Don't forget to take your vitamins!

Don't forget to take your vitamins!

Don’t forget to take your vitamins!


The vitamin and supplement industry is expected to end the year as a $35.7 billion industry in the United States (IBISWorld), that’s a lot of vitamins! Yet, many people believe that if you have a well-balanced diet, there is no need to take additional vitamins. That may not be the case, so let's talk about whether or not you should be taking your vitamins.


There are two key types of products that the VMS (Vitamin, Mineral, and Supplement) market is made up of, condition-specific supplements and dietary supplements. Condition-specific supplements like Virtue’s Anxiety + Stress Relief formula are formulated to help support a specific condition. This includes treating afflictions like anxiety and stress, to getting ahead of your heart health, digestive health, and brain health with a vitamin boost. However, the majority of the vitamin and supplement market consists of dietary supplements. These support the core micronutrients (vitamins and minerals) you get in your daily diet to ensure you get enough to avoid a deficiency. With that being said, this article will overview the necessity of dietary supplements and what that means for you. 

 


Does the average American need additional vitamins? 


So the first question you’re probably asking yourself is whether you need to take additional vitamins or supplements. That glass of orange juice with breakfast should be enough vitamin C, right? Probably not, so it's important to understand what science says about what our bodies need. The Food and Nutrition Board of the Institute of Medicine, National Academy of Sciences (National Institutes of Health) is the governing body that determines the DRI (Daily Reference Intake) for each vitamin and mineral. The average amount of a nutrient that a healthy person should get each day varies by age and gender. For example, the recommended dietary allowance for vitamin C is 80 mg a day for a pregnant teenager and 90 mg a day for men. However, this still doesn’t answer the question, do you need additional vitamins and supplements and doesn’t the food we eat have all of this in it? Historically these have been really hard questions to answer, however, the government decided to do something about it.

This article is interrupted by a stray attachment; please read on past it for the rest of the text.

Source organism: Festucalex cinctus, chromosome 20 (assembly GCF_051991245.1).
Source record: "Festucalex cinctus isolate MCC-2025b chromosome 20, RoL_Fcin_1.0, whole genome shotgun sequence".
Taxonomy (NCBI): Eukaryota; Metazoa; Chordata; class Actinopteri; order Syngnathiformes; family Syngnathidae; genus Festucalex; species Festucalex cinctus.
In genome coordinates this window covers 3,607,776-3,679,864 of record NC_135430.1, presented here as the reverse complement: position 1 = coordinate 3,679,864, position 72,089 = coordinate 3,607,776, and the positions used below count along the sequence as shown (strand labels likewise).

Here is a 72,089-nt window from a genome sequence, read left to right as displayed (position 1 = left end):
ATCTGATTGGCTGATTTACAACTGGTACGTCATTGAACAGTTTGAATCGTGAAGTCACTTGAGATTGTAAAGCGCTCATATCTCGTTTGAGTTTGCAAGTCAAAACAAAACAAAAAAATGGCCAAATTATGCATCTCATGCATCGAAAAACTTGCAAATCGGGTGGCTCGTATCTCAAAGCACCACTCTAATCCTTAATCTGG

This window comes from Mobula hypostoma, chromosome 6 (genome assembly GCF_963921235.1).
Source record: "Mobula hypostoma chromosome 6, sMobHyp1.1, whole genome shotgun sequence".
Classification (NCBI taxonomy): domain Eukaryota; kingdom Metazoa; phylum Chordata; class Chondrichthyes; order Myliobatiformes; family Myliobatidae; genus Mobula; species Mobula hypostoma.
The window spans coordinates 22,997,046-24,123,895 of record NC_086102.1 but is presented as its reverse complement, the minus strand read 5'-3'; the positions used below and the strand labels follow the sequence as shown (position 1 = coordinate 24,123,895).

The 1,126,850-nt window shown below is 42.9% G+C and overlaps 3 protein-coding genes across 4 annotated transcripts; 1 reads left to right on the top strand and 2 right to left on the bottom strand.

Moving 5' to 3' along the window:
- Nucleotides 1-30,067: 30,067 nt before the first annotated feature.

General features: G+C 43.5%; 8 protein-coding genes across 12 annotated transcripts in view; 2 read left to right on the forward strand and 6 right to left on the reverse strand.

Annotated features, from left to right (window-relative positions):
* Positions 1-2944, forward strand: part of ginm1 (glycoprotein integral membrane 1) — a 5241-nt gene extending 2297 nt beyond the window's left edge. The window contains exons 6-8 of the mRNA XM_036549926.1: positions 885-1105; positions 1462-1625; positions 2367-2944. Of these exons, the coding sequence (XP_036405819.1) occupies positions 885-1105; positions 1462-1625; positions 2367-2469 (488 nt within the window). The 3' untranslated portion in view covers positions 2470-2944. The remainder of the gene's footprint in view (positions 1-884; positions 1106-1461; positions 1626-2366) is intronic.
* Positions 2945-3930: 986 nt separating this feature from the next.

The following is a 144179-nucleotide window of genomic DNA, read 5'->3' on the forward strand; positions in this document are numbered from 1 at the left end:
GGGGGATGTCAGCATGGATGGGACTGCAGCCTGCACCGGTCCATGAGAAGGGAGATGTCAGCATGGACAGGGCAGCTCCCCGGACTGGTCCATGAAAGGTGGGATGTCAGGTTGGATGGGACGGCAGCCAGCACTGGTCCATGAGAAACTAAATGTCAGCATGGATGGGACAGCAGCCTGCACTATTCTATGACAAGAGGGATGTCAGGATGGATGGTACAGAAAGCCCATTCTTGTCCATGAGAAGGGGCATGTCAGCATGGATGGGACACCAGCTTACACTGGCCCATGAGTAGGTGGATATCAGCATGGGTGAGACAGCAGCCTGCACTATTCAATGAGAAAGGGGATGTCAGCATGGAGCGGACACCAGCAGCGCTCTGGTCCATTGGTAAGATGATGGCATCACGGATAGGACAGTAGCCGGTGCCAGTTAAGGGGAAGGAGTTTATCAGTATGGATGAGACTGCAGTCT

To back up the DRI guidelines, the CDC (Centers for Disease Control), created the NHANES survey (National Health and Nutrition Examination Survey). This survey looks at the nutritional intake of approximately 5,000 individuals every year by completing a health examination. This data is then used to assess the average intakes of certain nutrients. A recent evaluation of the 2007-2010 NHANES data by Oregon State University identified that there is inadequate intake of nearly all of these vitamins and minerals from food and fortified food (Oregon State). The most notable was Vitamin D which showed that 86.8% of the population isn’t getting enough. Based on this data, it suggests that much of the population could benefit from supplementing their diet with additional micronutrients.



Can you take too much? 

A common question for those looking to supplement their diet with vitamins and minerals is, can I overdo it?  The answer is yes, vitamins and minerals have been studied for their safety and for many, a Tolerable Upper Intake Limit has been defined (Food and Nutrition Board).  While most upper limits are far above your daily recommended intake, Calcium is a particularly important one to call out as the upper limit is only about 1-1.5x higher than than your recommended input and the result of over supplementation can be kidney stones so don’t overdo it (WebMD)!  For many other vitamins that are water soluble, excess amounts are often expelled in your urine but if you have concerns we would strongly recommend consulting a physician (Healthline).

What should I take? 

As a general rule of thumb, we suggest taking a multivitamin that is formulated to make up for typical deficiencies. There are many affordable options on the market in different forms. Secondly, we would also recommend speaking with your doctor the next time you have your blood drawn. It is often straightforward for your doctor to include Calcium, Chloride, Vitamin D, Potassium, and other vitamins and minerals in your lab work. This is the most accurate way to understand if you may be vitamin or mineral deficient. Then you can focus your supplementation on the areas you need most.


We also recommend using supplements to support any condition-specific need you may have. Options like Virtue’s Anxiety + Stress Relief formula offer a great natural means of supporting the relief of anxiety and stress.



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